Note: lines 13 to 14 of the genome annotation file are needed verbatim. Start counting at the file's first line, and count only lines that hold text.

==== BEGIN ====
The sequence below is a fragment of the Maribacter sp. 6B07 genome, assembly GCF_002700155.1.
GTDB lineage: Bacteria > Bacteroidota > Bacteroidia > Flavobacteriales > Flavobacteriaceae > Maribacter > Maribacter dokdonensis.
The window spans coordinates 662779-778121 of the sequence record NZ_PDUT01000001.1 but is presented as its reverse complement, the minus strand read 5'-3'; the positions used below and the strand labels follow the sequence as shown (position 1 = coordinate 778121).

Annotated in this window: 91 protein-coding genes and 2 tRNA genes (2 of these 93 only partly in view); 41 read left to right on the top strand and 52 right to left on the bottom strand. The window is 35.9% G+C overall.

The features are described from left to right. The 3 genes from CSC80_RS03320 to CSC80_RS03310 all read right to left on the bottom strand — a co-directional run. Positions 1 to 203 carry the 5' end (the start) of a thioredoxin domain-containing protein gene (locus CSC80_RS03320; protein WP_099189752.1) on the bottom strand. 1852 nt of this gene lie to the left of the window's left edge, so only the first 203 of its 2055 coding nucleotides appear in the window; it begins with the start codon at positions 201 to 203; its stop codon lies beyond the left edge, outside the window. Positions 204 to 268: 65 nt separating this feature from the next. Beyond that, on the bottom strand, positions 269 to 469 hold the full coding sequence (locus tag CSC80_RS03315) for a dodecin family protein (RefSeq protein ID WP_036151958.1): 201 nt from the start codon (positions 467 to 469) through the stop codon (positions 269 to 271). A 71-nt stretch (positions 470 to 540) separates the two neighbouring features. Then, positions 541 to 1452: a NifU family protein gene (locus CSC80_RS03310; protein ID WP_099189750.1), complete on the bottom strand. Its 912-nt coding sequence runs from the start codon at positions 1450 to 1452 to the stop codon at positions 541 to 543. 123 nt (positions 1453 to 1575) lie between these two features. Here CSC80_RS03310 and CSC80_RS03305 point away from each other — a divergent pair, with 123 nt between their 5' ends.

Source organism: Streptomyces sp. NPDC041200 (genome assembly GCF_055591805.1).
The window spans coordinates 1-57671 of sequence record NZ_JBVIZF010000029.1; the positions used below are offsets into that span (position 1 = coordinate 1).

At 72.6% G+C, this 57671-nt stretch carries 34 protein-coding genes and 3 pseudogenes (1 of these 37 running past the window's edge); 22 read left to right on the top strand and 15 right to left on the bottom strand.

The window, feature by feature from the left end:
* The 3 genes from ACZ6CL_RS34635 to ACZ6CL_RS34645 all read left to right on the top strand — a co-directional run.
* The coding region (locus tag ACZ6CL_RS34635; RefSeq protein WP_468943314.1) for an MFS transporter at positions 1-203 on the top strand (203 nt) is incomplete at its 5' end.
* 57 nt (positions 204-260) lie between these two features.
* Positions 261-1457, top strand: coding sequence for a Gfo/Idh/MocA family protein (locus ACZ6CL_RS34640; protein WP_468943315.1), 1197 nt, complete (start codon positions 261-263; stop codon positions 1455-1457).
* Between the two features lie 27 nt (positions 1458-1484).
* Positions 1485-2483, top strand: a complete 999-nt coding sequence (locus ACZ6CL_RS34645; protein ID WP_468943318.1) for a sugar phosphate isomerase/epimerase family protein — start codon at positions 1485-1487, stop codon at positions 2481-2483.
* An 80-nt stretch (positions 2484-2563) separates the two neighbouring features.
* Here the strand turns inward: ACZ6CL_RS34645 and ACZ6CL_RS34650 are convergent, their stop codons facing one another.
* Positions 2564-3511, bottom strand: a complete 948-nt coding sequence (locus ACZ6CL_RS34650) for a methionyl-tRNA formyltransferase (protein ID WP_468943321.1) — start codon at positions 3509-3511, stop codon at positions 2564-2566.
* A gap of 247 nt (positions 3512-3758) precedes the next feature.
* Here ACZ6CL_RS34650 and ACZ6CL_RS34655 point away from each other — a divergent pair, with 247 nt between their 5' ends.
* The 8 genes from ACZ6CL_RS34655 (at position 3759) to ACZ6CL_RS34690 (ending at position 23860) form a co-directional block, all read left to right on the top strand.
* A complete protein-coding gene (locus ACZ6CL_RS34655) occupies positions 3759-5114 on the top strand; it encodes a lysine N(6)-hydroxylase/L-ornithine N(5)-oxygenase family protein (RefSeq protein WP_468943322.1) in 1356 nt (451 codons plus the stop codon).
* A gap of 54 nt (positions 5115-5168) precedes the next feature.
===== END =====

* Positions 261-1457, top strand: coding sequence for a Gfo/Idh/MocA family protein (locus ACZ6CL_RS34640; protein WP_468943315.1), 1197 nt, complete (start codon positions 261-263; stop codon positions 1455-1457).
* Between the two features lie 27 nt (positions 1458-1484).